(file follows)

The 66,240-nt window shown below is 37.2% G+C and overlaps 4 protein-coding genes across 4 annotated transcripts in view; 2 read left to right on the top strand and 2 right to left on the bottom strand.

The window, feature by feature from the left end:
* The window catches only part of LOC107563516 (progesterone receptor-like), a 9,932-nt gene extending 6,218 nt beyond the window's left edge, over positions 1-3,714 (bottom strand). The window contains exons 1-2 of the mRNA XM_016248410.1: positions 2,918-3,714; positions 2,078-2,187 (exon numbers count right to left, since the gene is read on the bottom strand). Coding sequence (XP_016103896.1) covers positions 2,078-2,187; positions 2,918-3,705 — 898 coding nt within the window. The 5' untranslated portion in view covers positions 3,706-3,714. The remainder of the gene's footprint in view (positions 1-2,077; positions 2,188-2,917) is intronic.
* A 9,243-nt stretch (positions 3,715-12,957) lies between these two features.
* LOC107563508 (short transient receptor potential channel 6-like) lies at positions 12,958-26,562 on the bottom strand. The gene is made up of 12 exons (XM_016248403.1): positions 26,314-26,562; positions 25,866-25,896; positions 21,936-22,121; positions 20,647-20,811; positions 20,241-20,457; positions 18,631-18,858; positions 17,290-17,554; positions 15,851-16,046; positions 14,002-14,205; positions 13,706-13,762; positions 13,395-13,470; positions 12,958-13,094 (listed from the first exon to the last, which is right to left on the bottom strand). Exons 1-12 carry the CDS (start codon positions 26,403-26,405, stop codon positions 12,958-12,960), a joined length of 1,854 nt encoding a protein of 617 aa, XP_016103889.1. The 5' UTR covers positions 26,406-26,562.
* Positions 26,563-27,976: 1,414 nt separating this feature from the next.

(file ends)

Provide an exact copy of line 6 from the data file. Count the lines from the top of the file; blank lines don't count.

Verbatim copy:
* Positions 26,563-27,976: 1,414 nt separating this feature from the next.